Women have been fighting for equality in this country for over a century — from the Seneca Falls Convention in 1848, to the Women’s Strike of 1970, to the Women’s March in 2017. For women who are Black American, Asian American, or Native American, the fight has …
Intersectional environmentalism is a relatively new phrase that refers to a more inclusive form of environmentalism, one that ties anti-racist principles into sectors that have long profited from overlooking or ignoring historically disenfranchised populations.
According to youth activist Leah Thomas, “It brings injustices done to the most vulnerable communities, and the earth, to the forefront and does not minimize or silence social inequality. Intersectional environmentalism advocates for justice for people and the planet.”
Nearly 20 years ago, the Center for Progressive Reform (CPR) was founded on a vision that government could be reimagined and reformed so that it serves all people — regardless of income, background, race, or religion — and our planet. Intersectional environmentalism is that vision: thriving communities on a resilient planet.
A half century ago, hundreds of Black sanitation workers marched through Memphis carrying signs bearing four small words: "I am a man."
Their short slogan carried a powerful message: Low-paid Black workers are human, and they deserve to be treated as such. Their lives, to quote today's activists for racial justice, matter.
The slogan — and its larger campaign for racial and economic equity — challenged systemic oppression of Black people. And it took on underlying white supremacist beliefs that positioned them as less than human and unworthy of humane working conditions and pay.
The campaign was sparked by an incident on February 1, 1968, when Memphis city officials forced workers to collect garbage during a heavy rainstorm, according to The Washington Post. Two men took refuge from the rain in the back of their truck and were crushed when it malfunctioned. The city refused to compensate their …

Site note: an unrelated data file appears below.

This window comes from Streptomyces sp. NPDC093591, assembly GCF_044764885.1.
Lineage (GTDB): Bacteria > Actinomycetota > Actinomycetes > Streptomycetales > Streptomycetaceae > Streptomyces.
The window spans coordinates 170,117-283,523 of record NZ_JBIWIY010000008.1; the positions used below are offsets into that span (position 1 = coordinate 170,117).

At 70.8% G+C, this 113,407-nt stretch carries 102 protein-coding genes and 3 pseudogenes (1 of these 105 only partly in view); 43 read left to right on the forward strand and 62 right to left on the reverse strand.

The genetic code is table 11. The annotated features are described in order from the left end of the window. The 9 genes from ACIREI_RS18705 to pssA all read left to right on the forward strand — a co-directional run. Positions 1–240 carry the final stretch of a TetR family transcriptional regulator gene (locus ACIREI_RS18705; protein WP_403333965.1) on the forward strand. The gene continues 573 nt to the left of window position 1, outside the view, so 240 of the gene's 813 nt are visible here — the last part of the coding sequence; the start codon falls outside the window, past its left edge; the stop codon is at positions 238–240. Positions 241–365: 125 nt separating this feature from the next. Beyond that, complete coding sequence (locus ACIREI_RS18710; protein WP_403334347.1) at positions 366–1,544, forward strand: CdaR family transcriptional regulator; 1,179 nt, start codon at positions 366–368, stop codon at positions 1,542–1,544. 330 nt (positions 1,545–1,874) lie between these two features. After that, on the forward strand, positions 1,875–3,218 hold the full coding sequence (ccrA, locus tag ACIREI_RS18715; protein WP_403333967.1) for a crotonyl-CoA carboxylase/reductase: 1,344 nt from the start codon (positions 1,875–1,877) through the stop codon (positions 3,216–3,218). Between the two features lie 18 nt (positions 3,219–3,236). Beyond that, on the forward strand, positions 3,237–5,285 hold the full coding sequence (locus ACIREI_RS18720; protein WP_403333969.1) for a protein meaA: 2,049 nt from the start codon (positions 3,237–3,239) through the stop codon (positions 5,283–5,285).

Recently, the Center for Progressive Reform (CPR) launched its Beyond 12866 initiative, which seeks to promote progressive regulatory reform as a key component of the progressive movement’s efforts to build a more socially just and equitable America. To accomplish this goal, though, we must come to grips with how the regulatory system is perpetuating racial injustice and reinforcing race-based inequities. In a new web article, I take this first step by sketching out some of the ways in which cost-benefit analysis has contributed to structural racism in the broader regulatory system.
As the piece explains, regulatory cost-benefit analysis purports to adhere to a kind of “moral objectivity,” which precludes considerations of important American values like equity, justice, and fairness. Conveniently, this studied “see no evil” approach has rendered the methodology an effective conduit for injecting racism into regulatory decision-making – much as facile claims of “color blindness …
Black lives matter. As we contemplate the scope of structural racism, we find that “Black Lives Matter” needs to be said over and over again. We say it as we push for policing that protects rather than threatens. And we can keep saying it. Like when we talk about having available, affordable health care. Having access to technology and broadband, a quiet space, and time when the classroom becomes off limits due to a pandemic or climate-driven extreme weather. Finding an affordable place to live and landlords who don’t discriminate. Finding meaningful work and getting a promotion. Finding fresh food. Getting respect.
And then there’s the environment. We still see stark disparities in exposures to environmental harms in our country. For example, communities of color are more likely to live in areas with higher levels of air pollution. For decades, people of color have been …
Staff and Board members of the Center for Progressive Reform (CPR) denounce the murder of George Floyd by Minneapolis police officer Derek Chauvin on Memorial Day. We stand with the peaceful protestors calling for radical, systemic reforms to root out racism from our society and all levels of our governing institutions and the policies they administer.
CPR Member Scholars and staff are dedicated to listening to and working alongside Black communities and non-Black people of color to call out racism and injustice and demand immediate and long-lasting change. Racism and bigotry cannot continue in the United States if our nation is to live up to its creed of life, liberty, and the pursuit of happiness for all.
CPR's vision is thriving communities and a resilient planet. That ideal animates all of our work, but systemic sources of inequality and injustice stand as massive barriers to the realization …